Today’s sociopolitical climate makes it essential for companies to tread lightly when it comes to advertisement. By now, you’ve probably heard all about the latest Pepsi ad. Many argue that any publicity, whether negative or positive, is good publicity. Pepsi has been swept up in controversy in connection with an ad that depicted Kendall Jenner solving the tension between protesters and police with a can of soda and a smile. This controversial ad did not go over well with its audience and was pulled almost immediately after it aired. However, Pepsi’s mentions on social media were up more than 7,000% the day it debuted. In total, Pepsi was brought up more than 1 million times across Facebook, Twitter, and Instagram.
It’s difficult to tell if Pepsi’s purpose in making the ad was to stir up controversy. Despite the ad being called a tone-deaf take on “protest as brunch,” as well as “a trivialization of civil rights activism in America,” Pepsi may be onto something. Controversy is no stranger to consumer marketing today, and the statistics show that maybe this wasn’t the big PR blunder that it was made out to be: a large percentage of minorities — namely Latinos and African-Americans — viewed Pepsi more favorably after watching the ad. A whopping 75% of Latinos said the ad made them more favorable to the soda brand, while 51% of African-Americans said the same. Only 41% of whites said the ad made them more favorable toward Pepsi.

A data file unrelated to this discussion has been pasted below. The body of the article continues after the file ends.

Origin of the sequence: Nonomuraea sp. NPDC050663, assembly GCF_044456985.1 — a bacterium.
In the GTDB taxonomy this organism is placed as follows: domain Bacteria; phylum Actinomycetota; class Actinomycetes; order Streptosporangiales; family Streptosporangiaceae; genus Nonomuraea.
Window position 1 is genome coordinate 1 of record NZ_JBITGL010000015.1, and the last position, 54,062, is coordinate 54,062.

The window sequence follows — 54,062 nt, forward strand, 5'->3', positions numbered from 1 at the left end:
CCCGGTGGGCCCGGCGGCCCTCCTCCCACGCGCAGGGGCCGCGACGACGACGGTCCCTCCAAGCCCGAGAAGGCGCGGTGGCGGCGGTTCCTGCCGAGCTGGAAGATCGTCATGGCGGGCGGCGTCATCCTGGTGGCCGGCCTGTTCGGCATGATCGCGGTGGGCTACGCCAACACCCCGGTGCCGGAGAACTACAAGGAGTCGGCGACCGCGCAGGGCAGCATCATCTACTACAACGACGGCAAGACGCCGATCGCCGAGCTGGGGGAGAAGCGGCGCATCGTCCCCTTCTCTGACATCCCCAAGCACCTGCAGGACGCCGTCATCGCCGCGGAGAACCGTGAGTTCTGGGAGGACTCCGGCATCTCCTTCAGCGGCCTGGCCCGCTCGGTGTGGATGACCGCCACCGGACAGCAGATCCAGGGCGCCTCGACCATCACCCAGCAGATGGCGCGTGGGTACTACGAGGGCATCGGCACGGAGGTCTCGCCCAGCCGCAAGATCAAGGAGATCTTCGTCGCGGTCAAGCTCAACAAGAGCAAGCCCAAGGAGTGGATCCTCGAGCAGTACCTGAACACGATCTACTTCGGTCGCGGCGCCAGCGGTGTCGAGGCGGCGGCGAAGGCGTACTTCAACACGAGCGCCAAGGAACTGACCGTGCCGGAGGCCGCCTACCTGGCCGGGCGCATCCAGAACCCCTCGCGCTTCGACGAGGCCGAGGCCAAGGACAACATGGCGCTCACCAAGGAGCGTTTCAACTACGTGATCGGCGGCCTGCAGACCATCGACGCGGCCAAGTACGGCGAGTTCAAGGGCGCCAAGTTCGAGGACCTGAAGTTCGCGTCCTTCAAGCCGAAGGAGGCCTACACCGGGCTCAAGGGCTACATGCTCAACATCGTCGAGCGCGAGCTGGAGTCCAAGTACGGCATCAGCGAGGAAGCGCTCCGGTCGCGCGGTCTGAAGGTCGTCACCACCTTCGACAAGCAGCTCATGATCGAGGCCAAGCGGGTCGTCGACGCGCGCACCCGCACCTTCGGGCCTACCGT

If social media in 2017 has shown us anything, it’s that no matter how bad the PR move, there will be another brand waiting to steal the spotlight shortly thereafter. Competing companies will sit back and watch as companies like Pepsi generate outrage online, all while plotting their marketing move to heal the wounds.
Directly following the Pepsi ad fiasco, Heineken stepped up to the plate. Heineken decided to launch a much longer video campaign that would show completely different people settling their differences over a crisp and refreshing beer. Consumers received this ad especially well after the Pepsi fluke. Heineken’s ad is an example of how companies turn another company’s PR trash into their treasure by learning from consumers. Social media platforms have been miracle workers in this way, they give valuable insight into consumer behavior, thoughts, and values. Companies now have an inside look at what their audience wants, and when they make a mistake, they will never hear the end of it.
Here at Velocity, we are always identifying and examining what resonates with our audiences. 55% of local online consumers across 60 countries say that they are willing to pay more for products and services provided by companies that are committed to positive social and environmental impact. Welcome to 2017, where beer is sold by pulling your heartstrings and say goodbye to the ads of the 80’s, where babes in bikinis were the secret weapon of selling.